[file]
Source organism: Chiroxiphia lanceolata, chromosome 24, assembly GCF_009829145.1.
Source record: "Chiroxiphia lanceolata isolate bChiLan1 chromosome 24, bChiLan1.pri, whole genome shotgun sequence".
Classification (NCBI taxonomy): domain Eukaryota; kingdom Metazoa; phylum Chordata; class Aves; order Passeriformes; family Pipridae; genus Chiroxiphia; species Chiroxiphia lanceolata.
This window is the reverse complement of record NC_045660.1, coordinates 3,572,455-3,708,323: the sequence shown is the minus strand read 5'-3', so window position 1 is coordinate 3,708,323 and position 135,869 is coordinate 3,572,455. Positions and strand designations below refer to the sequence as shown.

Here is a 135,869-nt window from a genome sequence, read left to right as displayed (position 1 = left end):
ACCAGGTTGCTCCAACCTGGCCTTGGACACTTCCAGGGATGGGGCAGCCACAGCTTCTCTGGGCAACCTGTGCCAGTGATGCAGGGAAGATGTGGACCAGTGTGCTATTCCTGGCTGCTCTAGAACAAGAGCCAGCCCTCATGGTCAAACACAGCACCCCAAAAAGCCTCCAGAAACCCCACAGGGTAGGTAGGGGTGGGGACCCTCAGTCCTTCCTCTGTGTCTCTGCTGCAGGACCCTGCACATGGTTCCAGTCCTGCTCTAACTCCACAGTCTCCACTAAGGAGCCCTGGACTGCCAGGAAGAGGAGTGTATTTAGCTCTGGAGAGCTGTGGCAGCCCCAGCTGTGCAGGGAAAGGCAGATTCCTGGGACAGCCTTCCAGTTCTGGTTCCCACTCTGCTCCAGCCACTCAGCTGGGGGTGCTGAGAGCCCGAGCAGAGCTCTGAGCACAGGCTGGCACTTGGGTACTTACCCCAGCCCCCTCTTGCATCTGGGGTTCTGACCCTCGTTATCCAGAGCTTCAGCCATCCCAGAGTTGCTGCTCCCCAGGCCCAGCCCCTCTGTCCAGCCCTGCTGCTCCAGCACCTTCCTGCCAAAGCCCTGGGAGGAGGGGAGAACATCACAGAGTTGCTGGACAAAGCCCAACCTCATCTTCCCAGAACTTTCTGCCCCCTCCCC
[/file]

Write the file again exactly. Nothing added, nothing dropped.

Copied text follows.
Source organism: Chiroxiphia lanceolata, chromosome 24, assembly GCF_009829145.1.
Source record: "Chiroxiphia lanceolata isolate bChiLan1 chromosome 24, bChiLan1.pri, whole genome shotgun sequence".
Classification (NCBI taxonomy): domain Eukaryota; kingdom Metazoa; phylum Chordata; class Aves; order Passeriformes; family Pipridae; genus Chiroxiphia; species Chiroxiphia lanceolata.
This window is the reverse complement of record NC_045660.1, coordinates 3,572,455-3,708,323: the sequence shown is the minus strand read 5'-3', so window position 1 is coordinate 3,708,323 and position 135,869 is coordinate 3,572,455. Positions and strand designations below refer to the sequence as shown.

Here is a 135,869-nt window from a genome sequence, read left to right as displayed (position 1 = left end):
ACCAGGTTGCTCCAACCTGGCCTTGGACACTTCCAGGGATGGGGCAGCCACAGCTTCTCTGGGCAACCTGTGCCAGTGATGCAGGGAAGATGTGGACCAGTGTGCTATTCCTGGCTGCTCTAGAACAAGAGCCAGCCCTCATGGTCAAACACAGCACCCCAAAAAGCCTCCAGAAACCCCACAGGGTAGGTAGGGGTGGGGACCCTCAGTCCTTCCTCTGTGTCTCTGCTGCAGGACCCTGCACATGGTTCCAGTCCTGCTCTAACTCCACAGTCTCCACTAAGGAGCCCTGGACTGCCAGGAAGAGGAGTGTATTTAGCTCTGGAGAGCTGTGGCAGCCCCAGCTGTGCAGGGAAAGGCAGATTCCTGGGACAGCCTTCCAGTTCTGGTTCCCACTCTGCTCCAGCCACTCAGCTGGGGGTGCTGAGAGCCCGAGCAGAGCTCTGAGCACAGGCTGGCACTTGGGTACTTACCCCAGCCCCCTCTTGCATCTGGGGTTCTGACCCTCGTTATCCAGAGCTTCAGCCATCCCAGAGTTGCTGCTCCCCAGGCCCAGCCCCTCTGTCCAGCCCTGCTGCTCCAGCACCTTCCTGCCAAAGCCCTGGGAGGAGGGGAGAACATCACAGAGTTGCTGGACAAAGCCCAACCTCATCTTCCCAGAACTTTCTGCCCCCTCCCC